Ryan Wilkinson, head of product of Blockasset.co – an athlete-verified NFT ecosystem

The COVID-19 lockdown was every sports advocate’s nightmare. In what seemed like no time, live sports games were no more. Players and fans alike got stuck at home with virtually no outlet for their work – or, respectively, hobbies. At least, it seemed that way at first.

Eventually, we all found a new normal. Professional esports players began live streaming video games like NBA, Fortnite, and Rocket League, bringing in thousands of viewers at once and bolstering the scene. Esports revenues grew to $947.1 million in 2020, and a predicted 728.8 million viewers are expected to watch in 2021 — up 10% from 2020 alone. Otherwise, fans enjoyed rewatching old documentaries, while sports clubs and brands pushed all types of social media engagement: from interviews to quizzes, and explored other ways for fans to connect with their favorite players.

For example, Nike ran a #playinside social media campaign to engage its community. The campaign included free, live-streamed in-home workouts for fans to follow along with, revamped its digital app offerings, and even put together a Living Room Cup for fans to measure their workout results against pro athletes. 

However, even though live events are coming back, the post-pandemic reality has changed the sports landscape: and, probably, for good. As dozens of sports brands, clubs, and athletes continue exploring the new opportunities of online interaction, we’re entering the new era of fan-athlete connectivity. Thanks to the innovation of non-fungible tokens (NFTs), sports fans and brands are tapping into a new power of engaging with one another.

New-age digital collectibles 

With a sweet pang of nostalgia, I remember my childhood, when my friends and I collected sports trading cards, sticker books, and stamps. Those kids who had full collections of different items were the coolest.  

Today, NFTs are paving the way for the future of collectibles, enabling fans to collect and trade virtual stickers and one-of-a-kind highlights from their favorite players. They can have different degrees of a rarity – and, similar to the collectible card games of the past, some digital fan collections are worth tens of thousands of dollars. Fans, in turn, are excited to acquire unique collectibles from their favorite athletes and are likely to pay top dollar to hold the rarest ones.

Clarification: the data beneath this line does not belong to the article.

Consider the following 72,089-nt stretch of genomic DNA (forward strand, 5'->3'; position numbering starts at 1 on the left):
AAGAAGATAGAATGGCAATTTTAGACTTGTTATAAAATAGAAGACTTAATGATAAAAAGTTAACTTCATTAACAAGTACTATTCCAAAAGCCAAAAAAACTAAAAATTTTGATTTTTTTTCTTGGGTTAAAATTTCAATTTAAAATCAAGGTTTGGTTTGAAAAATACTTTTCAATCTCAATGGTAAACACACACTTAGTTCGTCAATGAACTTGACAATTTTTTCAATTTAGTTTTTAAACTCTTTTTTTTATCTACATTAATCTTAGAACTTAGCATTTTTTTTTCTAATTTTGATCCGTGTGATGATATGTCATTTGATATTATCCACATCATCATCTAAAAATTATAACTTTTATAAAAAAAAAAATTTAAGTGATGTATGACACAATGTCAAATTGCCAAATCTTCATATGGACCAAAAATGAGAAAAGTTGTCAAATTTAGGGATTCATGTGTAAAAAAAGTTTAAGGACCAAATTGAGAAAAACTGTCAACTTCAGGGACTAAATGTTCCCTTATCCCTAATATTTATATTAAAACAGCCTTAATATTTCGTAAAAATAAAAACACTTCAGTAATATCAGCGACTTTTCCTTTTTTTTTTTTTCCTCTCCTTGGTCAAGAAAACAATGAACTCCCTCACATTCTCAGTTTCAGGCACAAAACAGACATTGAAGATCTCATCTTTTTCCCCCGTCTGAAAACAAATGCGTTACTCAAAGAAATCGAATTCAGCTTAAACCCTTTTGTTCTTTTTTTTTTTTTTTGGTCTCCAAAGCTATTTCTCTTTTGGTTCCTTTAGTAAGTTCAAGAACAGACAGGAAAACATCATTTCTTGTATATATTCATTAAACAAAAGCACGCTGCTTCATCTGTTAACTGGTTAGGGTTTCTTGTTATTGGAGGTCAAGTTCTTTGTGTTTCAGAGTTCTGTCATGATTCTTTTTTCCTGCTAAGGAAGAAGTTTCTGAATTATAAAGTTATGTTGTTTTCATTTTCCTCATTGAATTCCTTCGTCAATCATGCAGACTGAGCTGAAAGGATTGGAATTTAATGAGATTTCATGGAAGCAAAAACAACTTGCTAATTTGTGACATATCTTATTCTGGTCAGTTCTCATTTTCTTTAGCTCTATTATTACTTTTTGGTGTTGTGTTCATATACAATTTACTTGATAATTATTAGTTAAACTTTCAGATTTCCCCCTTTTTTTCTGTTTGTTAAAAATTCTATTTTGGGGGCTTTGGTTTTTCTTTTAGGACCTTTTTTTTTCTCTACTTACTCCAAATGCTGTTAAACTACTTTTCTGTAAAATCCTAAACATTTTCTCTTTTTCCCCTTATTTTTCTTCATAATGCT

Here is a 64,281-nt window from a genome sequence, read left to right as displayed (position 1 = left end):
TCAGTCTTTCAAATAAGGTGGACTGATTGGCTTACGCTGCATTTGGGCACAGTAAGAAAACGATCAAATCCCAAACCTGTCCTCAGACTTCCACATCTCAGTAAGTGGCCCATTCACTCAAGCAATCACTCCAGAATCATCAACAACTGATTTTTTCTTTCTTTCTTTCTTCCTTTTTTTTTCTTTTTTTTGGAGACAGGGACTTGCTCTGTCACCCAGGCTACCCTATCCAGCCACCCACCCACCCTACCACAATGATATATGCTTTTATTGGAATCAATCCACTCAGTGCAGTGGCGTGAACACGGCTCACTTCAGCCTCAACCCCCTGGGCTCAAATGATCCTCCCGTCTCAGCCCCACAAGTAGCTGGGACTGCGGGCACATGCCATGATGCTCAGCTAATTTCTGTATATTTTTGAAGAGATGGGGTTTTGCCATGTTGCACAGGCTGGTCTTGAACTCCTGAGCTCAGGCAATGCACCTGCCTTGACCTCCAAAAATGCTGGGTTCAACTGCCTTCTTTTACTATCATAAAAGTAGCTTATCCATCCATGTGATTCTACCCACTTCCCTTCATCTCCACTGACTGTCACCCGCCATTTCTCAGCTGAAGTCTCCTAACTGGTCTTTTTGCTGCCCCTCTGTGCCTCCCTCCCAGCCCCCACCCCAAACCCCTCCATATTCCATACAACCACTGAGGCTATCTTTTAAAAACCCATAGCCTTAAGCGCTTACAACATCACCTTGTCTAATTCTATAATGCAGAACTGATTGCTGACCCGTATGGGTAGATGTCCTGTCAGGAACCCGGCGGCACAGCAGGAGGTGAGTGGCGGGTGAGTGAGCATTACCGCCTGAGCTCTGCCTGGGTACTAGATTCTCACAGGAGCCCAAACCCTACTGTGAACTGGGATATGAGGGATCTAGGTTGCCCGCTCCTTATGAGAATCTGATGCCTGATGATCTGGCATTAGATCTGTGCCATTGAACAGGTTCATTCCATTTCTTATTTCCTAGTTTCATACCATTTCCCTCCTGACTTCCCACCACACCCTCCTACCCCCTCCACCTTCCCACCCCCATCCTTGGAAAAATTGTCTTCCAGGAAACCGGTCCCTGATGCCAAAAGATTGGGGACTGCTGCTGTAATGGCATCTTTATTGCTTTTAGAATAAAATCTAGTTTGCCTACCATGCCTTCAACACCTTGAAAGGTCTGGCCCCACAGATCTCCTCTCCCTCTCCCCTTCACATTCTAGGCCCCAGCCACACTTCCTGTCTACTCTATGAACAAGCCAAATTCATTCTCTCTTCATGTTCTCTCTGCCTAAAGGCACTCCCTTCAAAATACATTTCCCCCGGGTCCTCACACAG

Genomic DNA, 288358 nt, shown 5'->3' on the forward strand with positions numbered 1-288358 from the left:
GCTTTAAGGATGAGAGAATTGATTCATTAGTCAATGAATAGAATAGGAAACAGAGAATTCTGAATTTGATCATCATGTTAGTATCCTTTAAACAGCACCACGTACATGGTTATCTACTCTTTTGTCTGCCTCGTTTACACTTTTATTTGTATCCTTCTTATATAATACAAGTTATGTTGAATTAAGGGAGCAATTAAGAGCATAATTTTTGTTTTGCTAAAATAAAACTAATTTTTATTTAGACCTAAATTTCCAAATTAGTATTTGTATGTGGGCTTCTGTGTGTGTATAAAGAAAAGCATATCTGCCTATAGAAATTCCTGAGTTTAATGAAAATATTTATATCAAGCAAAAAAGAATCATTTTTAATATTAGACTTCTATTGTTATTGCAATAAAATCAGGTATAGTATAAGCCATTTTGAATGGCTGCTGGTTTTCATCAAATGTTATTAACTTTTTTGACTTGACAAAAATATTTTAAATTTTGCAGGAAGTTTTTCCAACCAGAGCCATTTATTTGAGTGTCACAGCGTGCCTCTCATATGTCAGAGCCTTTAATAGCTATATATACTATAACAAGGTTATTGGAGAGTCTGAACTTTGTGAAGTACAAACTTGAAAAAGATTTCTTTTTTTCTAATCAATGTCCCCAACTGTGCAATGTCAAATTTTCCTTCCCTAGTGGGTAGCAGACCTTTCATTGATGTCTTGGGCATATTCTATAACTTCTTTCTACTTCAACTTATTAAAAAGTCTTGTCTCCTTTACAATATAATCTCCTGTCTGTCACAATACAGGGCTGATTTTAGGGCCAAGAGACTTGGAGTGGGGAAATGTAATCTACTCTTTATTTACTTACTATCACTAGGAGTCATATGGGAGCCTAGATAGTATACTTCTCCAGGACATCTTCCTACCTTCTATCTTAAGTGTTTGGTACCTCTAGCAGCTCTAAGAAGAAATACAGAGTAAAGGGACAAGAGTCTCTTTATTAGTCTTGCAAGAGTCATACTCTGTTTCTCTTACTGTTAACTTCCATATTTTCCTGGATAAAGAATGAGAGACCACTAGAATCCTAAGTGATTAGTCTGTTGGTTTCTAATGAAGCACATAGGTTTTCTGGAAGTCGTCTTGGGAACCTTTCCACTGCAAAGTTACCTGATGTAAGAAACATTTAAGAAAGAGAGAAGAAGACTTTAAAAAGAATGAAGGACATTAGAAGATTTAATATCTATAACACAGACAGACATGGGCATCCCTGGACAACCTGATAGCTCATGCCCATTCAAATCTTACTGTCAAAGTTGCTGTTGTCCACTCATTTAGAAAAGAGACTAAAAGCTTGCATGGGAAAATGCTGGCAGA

There’s huge potential here for athletes to create a better fan experience and engage their followers: for example, by releasing and promoting the big moments of their careers, reward their top fans with one-on-one chats or real-life meets, or giving them access to lotteries, drops and exclusive merchandise, while brands can highlight specific stickers and launch new packs. Digital one-on-one rewards could turn into real-life dinners with a player or even a team. NFT collectibles might have real-life counterparts that fans can trade, providing both a virtual and physical representation of a fan collection. 

Indeed, many top clubs and brands are already recognizing the benefits of the new tech. On the 15th anniversary of the Miami HEAT’s first championship win, the NBA launched an “Official Commemorative NFT Collection.” The collection brought digital recreations of the championship ring, virtual ticket stubs from the championship itself, and even 8-bit versions of banners and rings. Some NFT investments even included a chance to win physical versions of certain offerings, and the possibility of winning tickets to a game in the 2021-2022 season. 

Fan tokens, helping create new stories 

Another trend that has emerged lately is fan tokens: essentially, a unique cryptocurrency offered by a sports team. Fan tokens can be spent on rare collectibles, NFTs, and more. It’s essentially a rewards program with NFT technology integration, but there’s more: some fan token programs allow their holders a say in decisions taken by the team or an athlete, like voting on future game locations, logo designs, or choosing the topic for the next video the athlete makes. Many fans would love to take part in their hero’s journey, right?

As we’re breaking out of the pandemic and back into the real world, fan tokens, along with NFTs technology can certainly enhance the real-life experience of enjoying sports. Of course, there’s still a lot to be explored about the tech. For one, sports venues might each have their line of fan tokens, offering team-specific merch and rewards, potentially expanding the collectibles to a national level. Clubs and leagues might reward fans who have been to multiple football stadiums with discounts on travel or hotels, encouraging fans to experience even more areas. 

What does the industry’s future hold?

The sports industry has always been quick to embrace new tech and use it to its benefit. As I mentioned above, there’s much it can gain from engaging with NFT and fan tokens. Right now, in the middle of the NFT hype, using these technologies might mean tremendous marketing success – but there’s more to NFTs and fan tokens, as they offer a novel way to engage the audience and provide a whole new level of the fan experience. Those brands, clubs, and athletes who properly integrate NFT technology and build sustainable tokenomics models will enjoy new revenue streams and increased engagement, largely due to the increased fan connection available only through these technologies.

Of course, this is just the beginning. It’s up to the brands and the players to come up with more creative ways to harness these new technologies. As the borders enforced by the pandemic lift once again, we might witness a great change in sports fan and player engagement.